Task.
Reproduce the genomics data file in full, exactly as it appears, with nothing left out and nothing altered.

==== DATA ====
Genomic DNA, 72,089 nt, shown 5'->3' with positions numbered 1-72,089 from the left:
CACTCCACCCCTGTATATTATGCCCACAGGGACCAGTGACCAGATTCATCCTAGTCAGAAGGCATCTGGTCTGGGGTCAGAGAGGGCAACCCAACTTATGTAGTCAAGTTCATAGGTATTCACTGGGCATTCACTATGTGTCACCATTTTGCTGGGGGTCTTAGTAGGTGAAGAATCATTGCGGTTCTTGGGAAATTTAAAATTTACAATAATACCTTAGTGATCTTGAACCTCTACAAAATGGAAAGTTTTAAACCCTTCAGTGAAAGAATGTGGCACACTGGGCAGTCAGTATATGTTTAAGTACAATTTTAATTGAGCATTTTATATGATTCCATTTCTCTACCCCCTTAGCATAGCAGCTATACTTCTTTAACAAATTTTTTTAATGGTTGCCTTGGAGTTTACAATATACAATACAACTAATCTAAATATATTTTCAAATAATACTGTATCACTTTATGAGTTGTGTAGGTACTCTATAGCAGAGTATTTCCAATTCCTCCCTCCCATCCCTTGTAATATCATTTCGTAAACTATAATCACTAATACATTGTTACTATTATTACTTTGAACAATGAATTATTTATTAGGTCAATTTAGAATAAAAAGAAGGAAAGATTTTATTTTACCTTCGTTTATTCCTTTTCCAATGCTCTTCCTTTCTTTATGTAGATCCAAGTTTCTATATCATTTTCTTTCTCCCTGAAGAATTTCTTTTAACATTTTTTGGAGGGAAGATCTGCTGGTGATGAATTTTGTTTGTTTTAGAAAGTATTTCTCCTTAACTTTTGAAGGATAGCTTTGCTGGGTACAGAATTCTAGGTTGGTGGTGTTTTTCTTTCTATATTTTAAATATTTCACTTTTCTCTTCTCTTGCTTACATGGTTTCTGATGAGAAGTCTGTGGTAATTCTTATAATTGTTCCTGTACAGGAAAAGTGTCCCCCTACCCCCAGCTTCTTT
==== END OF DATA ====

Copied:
Genomic DNA, 72,089 nt, shown 5'->3' with positions numbered 1-72,089 from the left:
CACTCCACCCCTGTATATTATGCCCACAGGGACCAGTGACCAGATTCATCCTAGTCAGAAGGCATCTGGTCTGGGGTCAGAGAGGGCAACCCAACTTATGTAGTCAAGTTCATAGGTATTCACTGGGCATTCACTATGTGTCACCATTTTGCTGGGGGTCTTAGTAGGTGAAGAATCATTGCGGTTCTTGGGAAATTTAAAATTTACAATAATACCTTAGTGATCTTGAACCTCTACAAAATGGAAAGTTTTAAACCCTTCAGTGAAAGAATGTGGCACACTGGGCAGTCAGTATATGTTTAAGTACAATTTTAATTGAGCATTTTATATGATTCCATTTCTCTACCCCCTTAGCATAGCAGCTATACTTCTTTAACAAATTTTTTTAATGGTTGCCTTGGAGTTTACAATATACAATACAACTAATCTAAATATATTTTCAAATAATACTGTATCACTTTATGAGTTGTGTAGGTACTCTATAGCAGAGTATTTCCAATTCCTCCCTCCCATCCCTTGTAATATCATTTCGTAAACTATAATCACTAATACATTGTTACTATTATTACTTTGAACAATGAATTATTTATTAGGTCAATTTAGAATAAAAAGAAGGAAAGATTTTATTTTACCTTCGTTTATTCCTTTTCCAATGCTCTTCCTTTCTTTATGTAGATCCAAGTTTCTATATCATTTTCTTTCTCCCTGAAGAATTTCTTTTAACATTTTTTGGAGGGAAGATCTGCTGGTGATGAATTTTGTTTGTTTTAGAAAGTATTTCTCCTTAACTTTTGAAGGATAGCTTTGCTGGGTACAGAATTCTAGGTTGGTGGTGTTTTTCTTTCTATATTTTAAATATTTCACTTTTCTCTTCTCTTGCTTACATGGTTTCTGATGAGAAGTCTGTGGTAATTCTTATAATTGTTCCTGTACAGGAAAAGTGTCCCCCTACCCCCAGCTTCTTT